In Chapter 8, “Romance syntax in texts from the Early Middle Ages: a study in scribal evolution and continuity”, Robert J. Blake and Carlos Sánchez Lancis investigate two sets of notarial documents written in Latin between the 11th and 13th centuries, i.e. before the Romance vernacular was used in writing. The aim of the short but fascinating study is to disprove the belief that the Iberian Peninsula was a diglossic community, using Latin as the “high” and Romance as the “low” register. What a closer scrutiny of the documents reveals is that the notarial scribes combined a set of strictly Latin formulae with Romance syntactic structures. The study reveals four cases of typical Romance syntax. First, there is a tendency to use the redundant preposition AD with the dative form of pronouns (or AD with the nominative) in order to express the dative, in accordance with the Old and Modern Spanish rule. Secondly, the preposition AD (or A) tends to be used with the accusative with human referents, which is a precursor of human object marking in Old and Modern Spanish. Thirdly, the possessive adjective follows the noun in more formulaic Latin contexts, whereas in non-formulaic contexts, it tends to precede the noun, which is the rule in Old and Modern Spanish. Fourthly, ILLE, IPSE and the like may be followed by a possessive adjective, which corresponds to the Old Spanish usage of the article (from ILLE) with possessive adjectives (still common in present-day Portuguese). The authors conclude that by studying this and further features of documents of this kind from the Iberian Peninsula, the use of Latin as a written language helps to date syntactic features of Old Spanish ‘avant la lettre’.

In Chapter 9, “Semantic changes of ‘ser’, ‘estar’, and ‘haber’ in Spanish: a diachronic and comparative approach”, Miriam Díaz partially replicates the seminal study of these diachronic changes by Pountain (1985). The main difference is that she also gives a comparative description of the modern use of these verbs as copulas and auxiliaries in different Romance languages. Díaz first discusses the origins of the three verbs and their meanings and functions in Latin. She then turns to ‘ser’ (also: ‘seer’), originally meaning both “be” and “sit” (from Latin ESSE and SEDERE), and its functions as an existential verb, a copula, and a perfect and passive auxiliary in Old Spanish. Next, Diaz demonstrates how Latin STARE “stand” was grammaticalized in Old Spanish and took over the auxiliary functions of ‘se(e)r’: ‘estar’ came to be used as a resultant state passive auxiliary (‘ser’ continuing in the “action passive”), as well as copular functions with “stage-level” predicates. After that, ‘haber’ (from Latin HABERE “have”, “acquire”) is considered both in its developing existential function and in its perfect auxiliary function, where it competes with ‘ser’ until well into the 17th century. In parallel with its acquisition of auxiliary functions, ‘haber’ very gradually loses its possessive meaning to ‘tener’ (from Latin TENERE “have”, “hold”). In the section on present-day Romance languages, the realizations with cognates of the three grammaticalized verbs in (i) the (resultative) passive, (ii) locative and existential constructions, (iii) copula constructions, and (iv) perfects and progressives are compared, ending in a nice overview in Table 9.3.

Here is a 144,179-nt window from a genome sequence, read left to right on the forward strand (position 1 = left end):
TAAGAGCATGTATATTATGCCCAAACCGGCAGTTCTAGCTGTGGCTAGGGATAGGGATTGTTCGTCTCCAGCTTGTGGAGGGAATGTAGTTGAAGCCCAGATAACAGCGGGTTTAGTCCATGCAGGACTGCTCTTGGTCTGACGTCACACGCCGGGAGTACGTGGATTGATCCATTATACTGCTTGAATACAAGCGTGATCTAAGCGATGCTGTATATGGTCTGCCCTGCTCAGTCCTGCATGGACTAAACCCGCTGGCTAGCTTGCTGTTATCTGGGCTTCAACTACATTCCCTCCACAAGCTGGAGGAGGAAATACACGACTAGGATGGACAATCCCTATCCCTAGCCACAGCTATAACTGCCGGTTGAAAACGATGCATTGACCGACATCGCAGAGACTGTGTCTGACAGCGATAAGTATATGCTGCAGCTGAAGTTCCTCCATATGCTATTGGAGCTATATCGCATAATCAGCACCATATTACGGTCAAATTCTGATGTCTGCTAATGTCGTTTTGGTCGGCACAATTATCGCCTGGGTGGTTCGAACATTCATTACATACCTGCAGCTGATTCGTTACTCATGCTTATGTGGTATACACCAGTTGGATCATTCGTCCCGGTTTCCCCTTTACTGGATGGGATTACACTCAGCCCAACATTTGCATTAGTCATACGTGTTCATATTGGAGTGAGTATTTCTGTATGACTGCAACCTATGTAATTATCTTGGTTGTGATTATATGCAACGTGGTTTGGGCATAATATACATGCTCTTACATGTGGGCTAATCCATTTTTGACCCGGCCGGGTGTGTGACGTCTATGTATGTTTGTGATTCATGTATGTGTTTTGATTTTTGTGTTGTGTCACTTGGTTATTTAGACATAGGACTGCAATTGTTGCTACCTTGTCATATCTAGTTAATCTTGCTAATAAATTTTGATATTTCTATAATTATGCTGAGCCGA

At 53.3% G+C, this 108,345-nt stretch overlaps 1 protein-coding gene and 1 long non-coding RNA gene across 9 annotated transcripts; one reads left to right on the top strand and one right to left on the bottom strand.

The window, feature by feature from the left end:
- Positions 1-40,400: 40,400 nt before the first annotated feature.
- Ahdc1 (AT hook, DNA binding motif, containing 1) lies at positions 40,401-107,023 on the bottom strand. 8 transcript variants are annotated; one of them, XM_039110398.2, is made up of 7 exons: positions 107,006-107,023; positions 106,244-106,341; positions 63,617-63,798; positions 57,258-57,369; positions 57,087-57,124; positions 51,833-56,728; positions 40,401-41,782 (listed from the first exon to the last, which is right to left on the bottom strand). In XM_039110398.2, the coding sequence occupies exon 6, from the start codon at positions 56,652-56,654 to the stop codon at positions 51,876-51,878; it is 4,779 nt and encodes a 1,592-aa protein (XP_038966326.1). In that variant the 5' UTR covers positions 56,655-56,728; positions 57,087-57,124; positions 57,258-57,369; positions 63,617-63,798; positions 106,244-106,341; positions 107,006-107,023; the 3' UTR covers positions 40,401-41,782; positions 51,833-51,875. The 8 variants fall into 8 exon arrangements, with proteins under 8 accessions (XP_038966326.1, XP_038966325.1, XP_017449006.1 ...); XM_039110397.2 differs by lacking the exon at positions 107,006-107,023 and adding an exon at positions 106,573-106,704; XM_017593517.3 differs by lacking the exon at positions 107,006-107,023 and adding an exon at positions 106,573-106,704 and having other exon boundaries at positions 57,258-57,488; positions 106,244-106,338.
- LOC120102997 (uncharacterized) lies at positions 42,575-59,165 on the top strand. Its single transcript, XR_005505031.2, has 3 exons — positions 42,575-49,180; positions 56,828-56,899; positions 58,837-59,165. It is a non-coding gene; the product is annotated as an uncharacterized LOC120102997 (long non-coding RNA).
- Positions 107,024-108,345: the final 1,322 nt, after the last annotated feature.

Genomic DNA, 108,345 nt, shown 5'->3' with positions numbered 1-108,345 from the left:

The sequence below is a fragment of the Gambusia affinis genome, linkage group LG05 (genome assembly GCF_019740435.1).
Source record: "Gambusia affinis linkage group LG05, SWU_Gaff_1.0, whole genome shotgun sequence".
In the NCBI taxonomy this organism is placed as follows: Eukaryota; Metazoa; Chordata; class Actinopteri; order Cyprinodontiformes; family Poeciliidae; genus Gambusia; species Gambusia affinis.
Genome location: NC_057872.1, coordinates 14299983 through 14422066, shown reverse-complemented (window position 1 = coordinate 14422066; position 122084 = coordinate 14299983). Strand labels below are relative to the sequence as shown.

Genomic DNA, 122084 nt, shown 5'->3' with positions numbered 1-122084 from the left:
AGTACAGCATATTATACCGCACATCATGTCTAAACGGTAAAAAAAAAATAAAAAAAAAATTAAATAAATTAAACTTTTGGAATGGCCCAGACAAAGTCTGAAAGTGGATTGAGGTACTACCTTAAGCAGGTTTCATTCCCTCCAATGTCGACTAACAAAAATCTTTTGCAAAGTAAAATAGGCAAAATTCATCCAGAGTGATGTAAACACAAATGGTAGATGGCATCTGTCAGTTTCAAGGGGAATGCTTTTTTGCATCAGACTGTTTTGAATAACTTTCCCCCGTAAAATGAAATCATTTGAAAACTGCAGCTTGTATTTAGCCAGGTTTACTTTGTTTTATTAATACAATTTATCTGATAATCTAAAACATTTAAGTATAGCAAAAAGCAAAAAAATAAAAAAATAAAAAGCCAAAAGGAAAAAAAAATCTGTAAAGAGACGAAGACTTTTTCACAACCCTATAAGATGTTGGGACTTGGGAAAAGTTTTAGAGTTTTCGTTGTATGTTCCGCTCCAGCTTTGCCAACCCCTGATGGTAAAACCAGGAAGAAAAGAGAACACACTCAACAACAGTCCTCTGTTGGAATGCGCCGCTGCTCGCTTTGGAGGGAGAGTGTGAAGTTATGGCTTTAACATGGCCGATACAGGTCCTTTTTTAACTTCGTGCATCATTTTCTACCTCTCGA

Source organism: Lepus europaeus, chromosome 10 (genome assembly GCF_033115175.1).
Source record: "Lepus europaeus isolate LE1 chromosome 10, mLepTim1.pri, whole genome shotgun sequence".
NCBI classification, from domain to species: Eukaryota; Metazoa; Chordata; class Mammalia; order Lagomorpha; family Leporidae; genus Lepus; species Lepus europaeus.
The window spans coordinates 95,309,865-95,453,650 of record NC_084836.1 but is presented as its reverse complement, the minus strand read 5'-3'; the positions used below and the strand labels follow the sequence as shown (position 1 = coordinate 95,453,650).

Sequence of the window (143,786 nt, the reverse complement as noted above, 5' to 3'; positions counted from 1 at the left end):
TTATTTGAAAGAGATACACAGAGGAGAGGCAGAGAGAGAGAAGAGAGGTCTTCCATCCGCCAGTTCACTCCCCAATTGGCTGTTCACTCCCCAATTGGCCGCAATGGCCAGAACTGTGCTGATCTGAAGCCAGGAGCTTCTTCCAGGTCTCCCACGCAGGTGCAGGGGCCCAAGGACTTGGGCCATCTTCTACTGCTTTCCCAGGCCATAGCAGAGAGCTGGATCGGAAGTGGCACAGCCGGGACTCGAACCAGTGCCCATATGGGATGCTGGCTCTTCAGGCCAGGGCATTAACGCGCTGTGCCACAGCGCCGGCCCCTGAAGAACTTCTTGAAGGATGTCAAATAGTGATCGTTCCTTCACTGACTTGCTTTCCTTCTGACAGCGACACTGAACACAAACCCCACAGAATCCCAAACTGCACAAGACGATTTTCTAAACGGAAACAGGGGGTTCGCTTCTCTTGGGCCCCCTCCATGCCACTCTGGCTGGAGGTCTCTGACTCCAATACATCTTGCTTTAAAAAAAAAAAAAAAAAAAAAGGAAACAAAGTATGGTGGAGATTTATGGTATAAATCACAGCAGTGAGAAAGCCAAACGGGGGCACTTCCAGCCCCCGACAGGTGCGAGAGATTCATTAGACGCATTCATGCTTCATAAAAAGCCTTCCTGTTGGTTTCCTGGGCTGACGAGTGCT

The volume is aimed at “students of Hispanic Linguistics, as well as general readers and scholars with an interest in the field”; more specifically, the editor wants the book to suit “pedagogical purposes” (p. vii). Most of the papers do indeed provide sufficient background to be a good read for a non-specialist. The exception is the paper by Steven Dworkin, which is just too difficult for students without any training in etymology, but it can certainly be used in an etymology course or class, where additional explanation is being provided.

In order to make the book accessible to the non-expert reader, “technical terminology has been kept to a minimum” (p. vii). For an explanation of the unavoidable technical terms, there is a glossary at the end of each chapter. Some of the terms occur more than once, such as “standardization” (ch. 2 and 3), “social network(s)” (ch. 3 and 7) and “grammaticalization” (ch. 8 and 9), each time with slightly different explanations. Sometimes terms are missing in one chapter, but appear somewhere else. It would have been more helpful to the reader and it would also have enhanced the coherence of the book if the glossaries had been fused into a common one at the end of the book.